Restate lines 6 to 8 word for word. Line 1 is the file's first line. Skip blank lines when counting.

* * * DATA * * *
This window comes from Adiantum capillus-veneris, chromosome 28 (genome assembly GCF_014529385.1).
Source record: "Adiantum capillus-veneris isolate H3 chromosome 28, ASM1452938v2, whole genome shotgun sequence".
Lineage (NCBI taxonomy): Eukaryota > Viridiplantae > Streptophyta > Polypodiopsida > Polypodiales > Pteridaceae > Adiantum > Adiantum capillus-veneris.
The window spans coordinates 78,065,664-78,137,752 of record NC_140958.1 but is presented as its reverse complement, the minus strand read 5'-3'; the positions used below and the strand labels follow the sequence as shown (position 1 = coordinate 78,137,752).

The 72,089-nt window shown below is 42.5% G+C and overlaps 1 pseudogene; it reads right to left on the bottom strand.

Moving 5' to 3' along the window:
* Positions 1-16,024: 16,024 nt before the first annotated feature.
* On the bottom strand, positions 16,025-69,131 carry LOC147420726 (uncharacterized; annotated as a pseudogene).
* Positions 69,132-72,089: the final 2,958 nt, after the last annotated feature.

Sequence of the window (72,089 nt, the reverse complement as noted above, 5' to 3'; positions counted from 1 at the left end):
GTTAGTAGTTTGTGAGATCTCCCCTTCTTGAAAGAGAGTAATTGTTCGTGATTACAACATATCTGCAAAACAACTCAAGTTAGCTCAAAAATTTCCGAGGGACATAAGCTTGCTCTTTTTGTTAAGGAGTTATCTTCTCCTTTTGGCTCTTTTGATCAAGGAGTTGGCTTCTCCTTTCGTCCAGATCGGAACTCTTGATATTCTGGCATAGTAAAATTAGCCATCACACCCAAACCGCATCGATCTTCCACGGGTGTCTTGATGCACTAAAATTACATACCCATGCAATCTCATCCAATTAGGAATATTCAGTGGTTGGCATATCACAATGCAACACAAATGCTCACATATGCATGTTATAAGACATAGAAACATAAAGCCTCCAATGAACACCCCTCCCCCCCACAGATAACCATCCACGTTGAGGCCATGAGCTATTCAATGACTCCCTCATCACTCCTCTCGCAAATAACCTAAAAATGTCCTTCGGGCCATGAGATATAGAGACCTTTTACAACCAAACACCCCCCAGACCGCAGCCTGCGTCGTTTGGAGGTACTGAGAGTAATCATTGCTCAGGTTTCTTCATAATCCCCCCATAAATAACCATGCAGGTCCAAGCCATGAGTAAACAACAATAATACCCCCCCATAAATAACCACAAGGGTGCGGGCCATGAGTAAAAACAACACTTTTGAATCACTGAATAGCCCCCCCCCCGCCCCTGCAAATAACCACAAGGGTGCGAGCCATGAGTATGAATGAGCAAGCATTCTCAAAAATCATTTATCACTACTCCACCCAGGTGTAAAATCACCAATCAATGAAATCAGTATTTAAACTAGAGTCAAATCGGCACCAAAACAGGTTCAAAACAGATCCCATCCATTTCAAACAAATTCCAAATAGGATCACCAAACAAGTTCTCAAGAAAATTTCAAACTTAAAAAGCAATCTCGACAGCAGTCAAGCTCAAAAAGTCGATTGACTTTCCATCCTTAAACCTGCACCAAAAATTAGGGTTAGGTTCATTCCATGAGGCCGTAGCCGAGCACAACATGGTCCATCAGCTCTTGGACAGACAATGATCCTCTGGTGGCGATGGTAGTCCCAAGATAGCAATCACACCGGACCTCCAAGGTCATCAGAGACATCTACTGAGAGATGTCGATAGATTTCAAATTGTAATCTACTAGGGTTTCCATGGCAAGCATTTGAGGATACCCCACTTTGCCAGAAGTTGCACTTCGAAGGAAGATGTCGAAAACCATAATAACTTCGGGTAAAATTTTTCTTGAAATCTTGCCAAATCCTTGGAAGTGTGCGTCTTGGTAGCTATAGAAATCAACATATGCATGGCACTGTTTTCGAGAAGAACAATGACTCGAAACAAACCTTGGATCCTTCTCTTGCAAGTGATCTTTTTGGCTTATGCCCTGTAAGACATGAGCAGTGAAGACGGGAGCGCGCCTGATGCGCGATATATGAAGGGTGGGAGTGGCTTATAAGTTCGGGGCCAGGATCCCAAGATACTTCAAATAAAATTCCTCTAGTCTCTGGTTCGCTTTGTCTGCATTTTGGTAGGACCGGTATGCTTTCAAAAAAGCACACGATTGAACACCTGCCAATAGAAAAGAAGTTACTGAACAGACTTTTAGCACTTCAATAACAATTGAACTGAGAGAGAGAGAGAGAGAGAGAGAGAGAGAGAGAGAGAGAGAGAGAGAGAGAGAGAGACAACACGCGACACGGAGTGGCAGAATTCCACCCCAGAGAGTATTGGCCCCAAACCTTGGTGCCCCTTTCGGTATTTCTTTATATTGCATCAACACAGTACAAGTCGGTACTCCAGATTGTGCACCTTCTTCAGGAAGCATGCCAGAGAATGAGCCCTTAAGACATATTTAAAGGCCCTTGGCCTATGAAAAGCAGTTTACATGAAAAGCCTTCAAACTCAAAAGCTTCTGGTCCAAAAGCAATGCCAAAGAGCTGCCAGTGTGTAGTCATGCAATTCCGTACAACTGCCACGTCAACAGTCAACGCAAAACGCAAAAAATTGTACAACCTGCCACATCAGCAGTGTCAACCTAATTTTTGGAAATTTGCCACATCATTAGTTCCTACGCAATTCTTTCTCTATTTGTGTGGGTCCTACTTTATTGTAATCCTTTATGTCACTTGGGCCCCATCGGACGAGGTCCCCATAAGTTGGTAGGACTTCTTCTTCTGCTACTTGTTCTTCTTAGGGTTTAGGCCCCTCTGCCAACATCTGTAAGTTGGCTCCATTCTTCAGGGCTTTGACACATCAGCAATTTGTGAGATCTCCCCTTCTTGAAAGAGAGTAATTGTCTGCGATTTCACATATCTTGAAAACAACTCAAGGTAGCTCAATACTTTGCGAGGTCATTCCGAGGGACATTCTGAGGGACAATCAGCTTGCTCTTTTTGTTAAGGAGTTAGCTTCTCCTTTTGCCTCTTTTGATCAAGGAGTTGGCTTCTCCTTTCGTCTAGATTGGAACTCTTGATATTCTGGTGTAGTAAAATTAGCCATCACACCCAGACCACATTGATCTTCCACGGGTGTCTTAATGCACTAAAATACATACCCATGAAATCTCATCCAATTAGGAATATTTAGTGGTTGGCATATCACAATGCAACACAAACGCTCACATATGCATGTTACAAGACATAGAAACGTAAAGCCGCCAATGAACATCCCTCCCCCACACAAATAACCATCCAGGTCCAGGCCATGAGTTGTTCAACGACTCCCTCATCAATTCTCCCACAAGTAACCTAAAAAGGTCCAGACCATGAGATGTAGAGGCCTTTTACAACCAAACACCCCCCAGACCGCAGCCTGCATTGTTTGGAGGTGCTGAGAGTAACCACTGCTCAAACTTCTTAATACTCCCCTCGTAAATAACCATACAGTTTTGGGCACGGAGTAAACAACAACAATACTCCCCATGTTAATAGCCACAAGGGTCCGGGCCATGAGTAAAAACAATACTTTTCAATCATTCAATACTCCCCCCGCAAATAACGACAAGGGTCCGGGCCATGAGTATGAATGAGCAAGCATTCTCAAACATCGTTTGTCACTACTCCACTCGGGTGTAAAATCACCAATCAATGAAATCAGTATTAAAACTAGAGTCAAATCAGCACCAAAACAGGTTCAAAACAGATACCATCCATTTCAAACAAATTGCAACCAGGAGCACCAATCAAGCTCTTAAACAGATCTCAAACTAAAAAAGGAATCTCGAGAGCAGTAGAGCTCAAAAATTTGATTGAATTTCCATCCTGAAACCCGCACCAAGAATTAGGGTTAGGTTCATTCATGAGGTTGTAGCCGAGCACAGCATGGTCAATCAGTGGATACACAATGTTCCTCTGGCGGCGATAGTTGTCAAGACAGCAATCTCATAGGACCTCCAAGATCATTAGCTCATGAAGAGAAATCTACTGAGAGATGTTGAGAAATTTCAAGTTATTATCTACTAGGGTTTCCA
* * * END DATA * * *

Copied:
Moving 5' to 3' along the window:
* Positions 1-16,024: 16,024 nt before the first annotated feature.
* On the bottom strand, positions 16,025-69,131 carry LOC147420726 (uncharacterized; annotated as a pseudogene).